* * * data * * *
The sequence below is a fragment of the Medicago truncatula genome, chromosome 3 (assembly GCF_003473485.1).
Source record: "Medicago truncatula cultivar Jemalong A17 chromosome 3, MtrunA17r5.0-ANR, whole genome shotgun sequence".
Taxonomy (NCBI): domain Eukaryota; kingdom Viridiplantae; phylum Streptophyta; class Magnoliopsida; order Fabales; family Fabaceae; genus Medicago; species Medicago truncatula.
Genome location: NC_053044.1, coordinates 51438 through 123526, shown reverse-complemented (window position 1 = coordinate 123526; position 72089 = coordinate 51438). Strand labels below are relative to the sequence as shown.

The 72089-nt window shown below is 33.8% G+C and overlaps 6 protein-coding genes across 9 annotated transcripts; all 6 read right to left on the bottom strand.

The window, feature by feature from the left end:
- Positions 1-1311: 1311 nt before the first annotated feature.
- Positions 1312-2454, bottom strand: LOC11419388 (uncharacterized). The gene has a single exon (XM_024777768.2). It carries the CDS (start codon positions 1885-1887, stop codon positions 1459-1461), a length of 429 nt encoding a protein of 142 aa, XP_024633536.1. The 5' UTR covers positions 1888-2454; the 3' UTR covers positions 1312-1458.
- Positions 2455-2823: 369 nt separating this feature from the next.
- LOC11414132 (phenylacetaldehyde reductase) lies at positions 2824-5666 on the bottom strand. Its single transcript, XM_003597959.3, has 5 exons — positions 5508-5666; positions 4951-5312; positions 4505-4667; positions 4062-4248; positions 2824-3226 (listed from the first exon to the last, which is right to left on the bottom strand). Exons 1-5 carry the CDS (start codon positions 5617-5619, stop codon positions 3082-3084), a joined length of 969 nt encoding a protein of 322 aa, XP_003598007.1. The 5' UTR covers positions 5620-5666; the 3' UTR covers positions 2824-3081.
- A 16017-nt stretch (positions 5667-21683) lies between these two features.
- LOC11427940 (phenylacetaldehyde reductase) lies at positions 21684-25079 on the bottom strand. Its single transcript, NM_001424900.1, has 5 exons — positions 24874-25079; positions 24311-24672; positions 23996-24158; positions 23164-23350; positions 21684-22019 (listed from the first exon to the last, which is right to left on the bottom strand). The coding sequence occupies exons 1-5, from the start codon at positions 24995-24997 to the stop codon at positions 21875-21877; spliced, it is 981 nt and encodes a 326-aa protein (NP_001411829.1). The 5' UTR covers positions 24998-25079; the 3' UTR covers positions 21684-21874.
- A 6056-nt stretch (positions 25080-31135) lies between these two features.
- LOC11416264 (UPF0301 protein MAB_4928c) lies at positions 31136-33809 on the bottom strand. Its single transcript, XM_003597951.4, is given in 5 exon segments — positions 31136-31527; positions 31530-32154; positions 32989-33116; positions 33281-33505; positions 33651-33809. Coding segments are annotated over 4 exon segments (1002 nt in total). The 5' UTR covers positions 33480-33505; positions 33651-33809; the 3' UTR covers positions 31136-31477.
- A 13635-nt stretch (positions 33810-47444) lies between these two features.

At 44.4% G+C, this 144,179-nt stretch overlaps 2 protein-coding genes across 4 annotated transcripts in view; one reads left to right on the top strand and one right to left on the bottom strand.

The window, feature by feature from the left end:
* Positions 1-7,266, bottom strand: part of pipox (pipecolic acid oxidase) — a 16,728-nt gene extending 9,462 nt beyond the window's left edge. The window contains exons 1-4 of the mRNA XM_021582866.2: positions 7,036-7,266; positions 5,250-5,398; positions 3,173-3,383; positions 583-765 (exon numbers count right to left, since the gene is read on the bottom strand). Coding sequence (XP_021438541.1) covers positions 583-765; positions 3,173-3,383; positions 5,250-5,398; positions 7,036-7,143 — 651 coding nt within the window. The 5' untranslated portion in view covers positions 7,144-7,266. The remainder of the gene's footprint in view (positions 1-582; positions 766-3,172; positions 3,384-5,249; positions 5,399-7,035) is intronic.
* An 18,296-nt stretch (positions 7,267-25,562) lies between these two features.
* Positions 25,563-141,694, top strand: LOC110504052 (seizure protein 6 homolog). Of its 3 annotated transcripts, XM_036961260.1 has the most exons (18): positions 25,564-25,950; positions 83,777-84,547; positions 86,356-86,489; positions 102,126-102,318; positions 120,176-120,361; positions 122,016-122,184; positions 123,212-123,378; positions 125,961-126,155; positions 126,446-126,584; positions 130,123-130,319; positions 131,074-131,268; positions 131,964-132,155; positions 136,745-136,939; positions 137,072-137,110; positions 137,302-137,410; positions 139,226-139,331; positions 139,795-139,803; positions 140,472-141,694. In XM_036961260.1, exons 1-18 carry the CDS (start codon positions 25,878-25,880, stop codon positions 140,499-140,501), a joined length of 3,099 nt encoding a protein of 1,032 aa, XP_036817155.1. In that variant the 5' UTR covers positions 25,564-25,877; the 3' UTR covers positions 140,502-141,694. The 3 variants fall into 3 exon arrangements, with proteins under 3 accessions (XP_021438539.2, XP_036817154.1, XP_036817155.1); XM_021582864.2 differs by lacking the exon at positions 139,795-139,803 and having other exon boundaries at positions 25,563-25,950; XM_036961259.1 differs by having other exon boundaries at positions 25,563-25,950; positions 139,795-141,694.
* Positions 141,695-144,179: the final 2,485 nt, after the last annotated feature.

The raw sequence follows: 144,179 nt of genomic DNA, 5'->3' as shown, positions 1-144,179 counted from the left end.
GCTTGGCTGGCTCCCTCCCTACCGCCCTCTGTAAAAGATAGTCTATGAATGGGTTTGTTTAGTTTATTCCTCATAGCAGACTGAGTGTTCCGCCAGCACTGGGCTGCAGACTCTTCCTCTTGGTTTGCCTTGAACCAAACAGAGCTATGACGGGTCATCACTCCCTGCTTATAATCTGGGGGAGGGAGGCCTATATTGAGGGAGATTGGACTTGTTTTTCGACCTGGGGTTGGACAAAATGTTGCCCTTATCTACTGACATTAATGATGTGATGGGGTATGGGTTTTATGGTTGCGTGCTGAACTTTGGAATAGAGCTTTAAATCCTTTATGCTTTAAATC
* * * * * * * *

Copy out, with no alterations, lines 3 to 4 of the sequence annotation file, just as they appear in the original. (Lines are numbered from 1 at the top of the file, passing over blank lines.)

Taxonomy (NCBI): domain Eukaryota; kingdom Viridiplantae; phylum Streptophyta; class Magnoliopsida; order Fabales; family Fabaceae; genus Medicago; species Medicago truncatula.
Genome location: NC_053044.1, coordinates 51438 through 123526, shown reverse-complemented (window position 1 = coordinate 123526; position 72089 = coordinate 51438). Strand labels below are relative to the sequence as shown.